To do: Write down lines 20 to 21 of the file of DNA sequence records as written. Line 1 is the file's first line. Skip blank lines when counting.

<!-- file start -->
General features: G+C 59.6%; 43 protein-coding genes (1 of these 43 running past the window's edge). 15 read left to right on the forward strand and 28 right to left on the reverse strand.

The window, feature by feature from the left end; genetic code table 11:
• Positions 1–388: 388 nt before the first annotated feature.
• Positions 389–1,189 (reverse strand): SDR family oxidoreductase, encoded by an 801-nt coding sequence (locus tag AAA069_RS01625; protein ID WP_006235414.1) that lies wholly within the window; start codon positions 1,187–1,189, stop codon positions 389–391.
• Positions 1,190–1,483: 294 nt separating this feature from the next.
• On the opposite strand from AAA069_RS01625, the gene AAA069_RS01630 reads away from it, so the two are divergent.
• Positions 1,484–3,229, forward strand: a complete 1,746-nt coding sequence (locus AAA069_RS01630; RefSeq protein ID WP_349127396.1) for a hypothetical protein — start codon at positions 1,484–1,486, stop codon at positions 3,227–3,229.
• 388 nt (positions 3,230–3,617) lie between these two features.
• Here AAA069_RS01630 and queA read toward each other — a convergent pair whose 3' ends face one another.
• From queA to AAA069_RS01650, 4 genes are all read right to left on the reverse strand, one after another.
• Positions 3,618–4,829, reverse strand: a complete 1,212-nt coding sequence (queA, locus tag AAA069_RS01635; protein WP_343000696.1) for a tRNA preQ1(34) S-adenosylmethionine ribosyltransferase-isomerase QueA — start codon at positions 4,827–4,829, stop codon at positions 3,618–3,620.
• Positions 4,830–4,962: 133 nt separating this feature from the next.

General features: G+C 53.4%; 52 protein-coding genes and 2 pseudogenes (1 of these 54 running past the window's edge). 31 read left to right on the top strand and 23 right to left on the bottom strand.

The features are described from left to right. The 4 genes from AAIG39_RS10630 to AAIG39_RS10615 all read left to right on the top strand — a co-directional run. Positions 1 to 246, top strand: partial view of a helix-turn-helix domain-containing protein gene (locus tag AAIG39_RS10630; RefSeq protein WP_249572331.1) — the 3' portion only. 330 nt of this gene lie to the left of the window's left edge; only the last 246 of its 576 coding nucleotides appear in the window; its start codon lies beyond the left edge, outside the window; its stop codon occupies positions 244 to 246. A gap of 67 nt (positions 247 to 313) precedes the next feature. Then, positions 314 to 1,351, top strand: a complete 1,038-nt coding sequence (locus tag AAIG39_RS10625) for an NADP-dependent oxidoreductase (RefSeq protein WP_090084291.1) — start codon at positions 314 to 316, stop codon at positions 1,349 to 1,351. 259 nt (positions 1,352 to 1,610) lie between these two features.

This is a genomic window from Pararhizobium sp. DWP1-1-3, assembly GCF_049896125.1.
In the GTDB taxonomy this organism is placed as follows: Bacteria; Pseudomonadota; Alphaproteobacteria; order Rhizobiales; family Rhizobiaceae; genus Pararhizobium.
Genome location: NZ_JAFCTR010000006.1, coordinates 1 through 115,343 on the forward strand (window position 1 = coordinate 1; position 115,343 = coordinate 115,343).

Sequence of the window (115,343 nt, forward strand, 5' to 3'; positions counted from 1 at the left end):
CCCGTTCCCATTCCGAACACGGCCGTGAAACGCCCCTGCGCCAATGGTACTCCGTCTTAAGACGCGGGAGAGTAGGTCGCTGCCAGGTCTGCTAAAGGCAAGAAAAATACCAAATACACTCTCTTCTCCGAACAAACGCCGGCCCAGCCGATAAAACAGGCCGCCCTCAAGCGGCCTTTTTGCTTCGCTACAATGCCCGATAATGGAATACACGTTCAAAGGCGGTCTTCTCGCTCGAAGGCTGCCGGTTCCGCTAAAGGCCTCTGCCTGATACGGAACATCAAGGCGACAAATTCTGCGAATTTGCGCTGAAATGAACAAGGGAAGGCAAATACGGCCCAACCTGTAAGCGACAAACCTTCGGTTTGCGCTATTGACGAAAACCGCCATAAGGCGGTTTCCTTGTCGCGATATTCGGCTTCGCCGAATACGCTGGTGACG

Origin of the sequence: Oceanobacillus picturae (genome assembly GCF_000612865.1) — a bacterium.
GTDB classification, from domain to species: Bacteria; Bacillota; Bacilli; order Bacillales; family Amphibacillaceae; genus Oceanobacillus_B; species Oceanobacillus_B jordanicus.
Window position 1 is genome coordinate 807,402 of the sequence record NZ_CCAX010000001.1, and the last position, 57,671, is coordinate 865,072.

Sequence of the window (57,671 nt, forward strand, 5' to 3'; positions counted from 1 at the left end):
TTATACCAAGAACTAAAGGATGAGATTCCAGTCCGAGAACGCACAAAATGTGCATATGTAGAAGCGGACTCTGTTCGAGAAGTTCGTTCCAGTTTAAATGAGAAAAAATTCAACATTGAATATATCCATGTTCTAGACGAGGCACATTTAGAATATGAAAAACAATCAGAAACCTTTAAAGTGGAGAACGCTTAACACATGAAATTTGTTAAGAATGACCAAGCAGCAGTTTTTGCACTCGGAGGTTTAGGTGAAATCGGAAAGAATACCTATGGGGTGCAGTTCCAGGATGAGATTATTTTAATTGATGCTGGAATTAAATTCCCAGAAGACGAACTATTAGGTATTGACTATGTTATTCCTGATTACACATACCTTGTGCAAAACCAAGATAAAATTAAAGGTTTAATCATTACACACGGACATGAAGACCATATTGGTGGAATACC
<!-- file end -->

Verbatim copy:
Origin of the sequence: Oceanobacillus picturae (genome assembly GCF_000612865.1) — a bacterium.
GTDB classification, from domain to species: Bacteria; Bacillota; Bacilli; order Bacillales; family Amphibacillaceae; genus Oceanobacillus_B; species Oceanobacillus_B jordanicus.